Part XXV – What is Real?
We now provide an operating definition for real: ‘that which remains the same in all three periods of time’ or ‘that which cannot be negated is real.’ Unreal is that which has no locus for existence at any time, for example the son of a barren woman. The unreal can never be experienced. Then what about the world? The world is experienced, therefore it is not unreal. But the world itself (jagat) continuously changes and hence it is not real either. We have to come up with another word which means neither real nor unreal – this is the definition of mithyA. Some AchArya-s argue that there are only two entities – that which is not real has to be unreal and that which is not unreal has to be real and there is nothing that is neither real nor unreal that meets the criteria of mithyA. This criticism is wrong. Advaitic definitions are precise and are in tune with the Vedanta.
The apparent superimpositions are not real since they are only apparent. But the substantive for the superimpositions is real since it is changeless. We have illustrated this with the snake-rope example: the ‘there is’ part is real, since it is changeless; what changes is only from snake to rope in ‘there is a snake’ to ‘there is a rope.’ Similarly, the existence of the world is not negated. What is negated as apparent is the superimpositions ‘this’ and ‘that’, which are names and forms, nAma and rUpa associated with the world of plurality.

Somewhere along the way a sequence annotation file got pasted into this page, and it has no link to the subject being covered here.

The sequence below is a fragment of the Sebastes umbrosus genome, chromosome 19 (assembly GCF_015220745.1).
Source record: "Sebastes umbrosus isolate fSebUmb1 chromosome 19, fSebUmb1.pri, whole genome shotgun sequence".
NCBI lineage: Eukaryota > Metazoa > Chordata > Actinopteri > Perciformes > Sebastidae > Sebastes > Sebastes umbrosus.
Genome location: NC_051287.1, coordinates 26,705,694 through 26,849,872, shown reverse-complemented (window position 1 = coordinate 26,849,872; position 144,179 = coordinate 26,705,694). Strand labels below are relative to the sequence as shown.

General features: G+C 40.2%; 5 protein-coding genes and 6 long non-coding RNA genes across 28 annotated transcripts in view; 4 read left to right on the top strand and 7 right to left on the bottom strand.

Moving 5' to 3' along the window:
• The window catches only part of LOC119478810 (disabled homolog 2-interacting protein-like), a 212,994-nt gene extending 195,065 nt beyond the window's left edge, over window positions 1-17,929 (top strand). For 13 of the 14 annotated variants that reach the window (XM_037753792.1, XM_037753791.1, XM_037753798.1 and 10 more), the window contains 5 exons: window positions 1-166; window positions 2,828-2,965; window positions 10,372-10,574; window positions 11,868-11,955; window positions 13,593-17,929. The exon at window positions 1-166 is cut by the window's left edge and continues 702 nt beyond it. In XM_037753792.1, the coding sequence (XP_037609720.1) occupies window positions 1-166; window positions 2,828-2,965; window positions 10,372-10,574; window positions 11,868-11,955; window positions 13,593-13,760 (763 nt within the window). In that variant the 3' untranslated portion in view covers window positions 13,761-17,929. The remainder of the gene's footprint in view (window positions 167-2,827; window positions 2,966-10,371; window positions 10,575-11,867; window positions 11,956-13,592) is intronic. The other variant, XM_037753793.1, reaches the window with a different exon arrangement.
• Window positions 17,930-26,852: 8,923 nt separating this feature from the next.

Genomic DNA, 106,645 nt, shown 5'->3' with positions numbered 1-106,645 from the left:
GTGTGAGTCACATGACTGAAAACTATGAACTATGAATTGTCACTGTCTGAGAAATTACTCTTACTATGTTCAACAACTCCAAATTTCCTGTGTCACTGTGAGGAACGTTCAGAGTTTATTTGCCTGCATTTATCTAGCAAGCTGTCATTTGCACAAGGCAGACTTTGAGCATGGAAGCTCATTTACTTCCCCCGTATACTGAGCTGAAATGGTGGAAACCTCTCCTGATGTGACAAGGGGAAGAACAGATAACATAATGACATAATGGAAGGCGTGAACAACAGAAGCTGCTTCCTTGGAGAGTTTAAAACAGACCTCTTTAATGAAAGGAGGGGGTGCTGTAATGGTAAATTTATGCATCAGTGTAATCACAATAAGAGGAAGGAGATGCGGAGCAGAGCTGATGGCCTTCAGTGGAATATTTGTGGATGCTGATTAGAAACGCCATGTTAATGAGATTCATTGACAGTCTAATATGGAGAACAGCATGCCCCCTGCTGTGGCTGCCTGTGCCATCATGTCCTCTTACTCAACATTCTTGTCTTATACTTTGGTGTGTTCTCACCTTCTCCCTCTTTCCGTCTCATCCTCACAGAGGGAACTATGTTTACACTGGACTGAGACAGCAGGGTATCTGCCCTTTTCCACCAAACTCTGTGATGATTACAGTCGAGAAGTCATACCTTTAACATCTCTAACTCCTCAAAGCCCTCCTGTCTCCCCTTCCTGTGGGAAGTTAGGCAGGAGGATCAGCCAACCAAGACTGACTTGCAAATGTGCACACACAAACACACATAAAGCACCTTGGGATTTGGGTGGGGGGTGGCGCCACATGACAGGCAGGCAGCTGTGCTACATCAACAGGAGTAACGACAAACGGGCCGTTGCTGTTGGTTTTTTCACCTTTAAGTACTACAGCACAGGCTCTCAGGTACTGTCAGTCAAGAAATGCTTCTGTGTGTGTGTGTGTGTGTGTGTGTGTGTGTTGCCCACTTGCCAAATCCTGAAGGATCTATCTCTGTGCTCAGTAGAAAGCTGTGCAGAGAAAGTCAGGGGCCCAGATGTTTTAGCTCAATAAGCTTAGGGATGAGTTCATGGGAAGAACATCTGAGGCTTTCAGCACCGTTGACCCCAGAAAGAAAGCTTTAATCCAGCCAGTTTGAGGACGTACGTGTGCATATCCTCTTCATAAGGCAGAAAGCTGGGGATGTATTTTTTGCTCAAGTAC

All the perceptual knowledge that we discussed above comes under the category of names and forms – therefore it is neither real nor unreal and is rightly called mithyA. To say that there is no such thing as mithyA shows a lack of correct understanding of the reality of the world. Shankara puts this crisply: the world is mithyA because I see it – dRRisyatvAt – i.e. whatever I perceive through the five senses is only mithyA and is therefore neither real and unreal. For any mithyA there has to be a substantive which is unchanging and that is Brahman. Thus for the changing world, which is mithyA, there is a changeless entity which is the truth and that is Brahman. Hence all of the scriptural statements:
. Brahman is the substantive for the world (material cause);
. the world is mithyA and therefore is only apparently real but reality of the world is Brahman only;
. every thing is nothing but Brahman (sarvaM khalvidam brahma);
. there is nothing other than Brahman (neha nAnAsti ki~nchana).
are all self consistent along with our analysis of how the knowledge of an object is nothing but the image of the name and form in the mind.
Proceed to the next essay.